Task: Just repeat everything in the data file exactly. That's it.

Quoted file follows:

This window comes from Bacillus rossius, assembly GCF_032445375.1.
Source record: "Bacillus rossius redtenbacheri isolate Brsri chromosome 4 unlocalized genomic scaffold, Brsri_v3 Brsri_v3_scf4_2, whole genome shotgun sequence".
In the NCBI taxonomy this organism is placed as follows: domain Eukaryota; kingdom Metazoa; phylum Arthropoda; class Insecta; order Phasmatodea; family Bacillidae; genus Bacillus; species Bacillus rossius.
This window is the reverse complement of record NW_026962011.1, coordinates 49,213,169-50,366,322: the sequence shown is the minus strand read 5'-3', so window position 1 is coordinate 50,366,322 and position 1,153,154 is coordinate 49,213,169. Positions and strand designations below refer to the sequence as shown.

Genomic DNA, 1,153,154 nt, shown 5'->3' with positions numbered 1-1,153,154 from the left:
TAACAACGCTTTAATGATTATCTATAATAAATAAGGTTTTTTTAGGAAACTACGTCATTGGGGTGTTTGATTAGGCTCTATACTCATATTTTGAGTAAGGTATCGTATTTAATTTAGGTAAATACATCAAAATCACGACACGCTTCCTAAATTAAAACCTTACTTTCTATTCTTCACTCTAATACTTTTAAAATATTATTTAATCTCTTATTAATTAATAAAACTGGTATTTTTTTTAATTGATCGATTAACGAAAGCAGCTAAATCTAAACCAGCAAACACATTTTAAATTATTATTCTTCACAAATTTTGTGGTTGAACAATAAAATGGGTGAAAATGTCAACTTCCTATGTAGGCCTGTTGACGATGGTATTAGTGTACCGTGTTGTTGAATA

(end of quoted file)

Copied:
This window comes from Bacillus rossius, assembly GCF_032445375.1.
Source record: "Bacillus rossius redtenbacheri isolate Brsri chromosome 4 unlocalized genomic scaffold, Brsri_v3 Brsri_v3_scf4_2, whole genome shotgun sequence".
In the NCBI taxonomy this organism is placed as follows: domain Eukaryota; kingdom Metazoa; phylum Arthropoda; class Insecta; order Phasmatodea; family Bacillidae; genus Bacillus; species Bacillus rossius.
This window is the reverse complement of record NW_026962011.1, coordinates 49,213,169-50,366,322: the sequence shown is the minus strand read 5'-3', so window position 1 is coordinate 50,366,322 and position 1,153,154 is coordinate 49,213,169. Positions and strand designations below refer to the sequence as shown.

Genomic DNA, 1,153,154 nt, shown 5'->3' with positions numbered 1-1,153,154 from the left:
TAACAACGCTTTAATGATTATCTATAATAAATAAGGTTTTTTTAGGAAACTACGTCATTGGGGTGTTTGATTAGGCTCTATACTCATATTTTGAGTAAGGTATCGTATTTAATTTAGGTAAATACATCAAAATCACGACACGCTTCCTAAATTAAAACCTTACTTTCTATTCTTCACTCTAATACTTTTAAAATATTATTTAATCTCTTATTAATTAATAAAACTGGTATTTTTTTTAATTGATCGATTAACGAAAGCAGCTAAATCTAAACCAGCAAACACATTTTAAATTATTATTCTTCACAAATTTTGTGGTTGAACAATAAAATGGGTGAAAATGTCAACTTCCTATGTAGGCCTGTTGACGATGGTATTAGTGTACCGTGTTGTTGAATA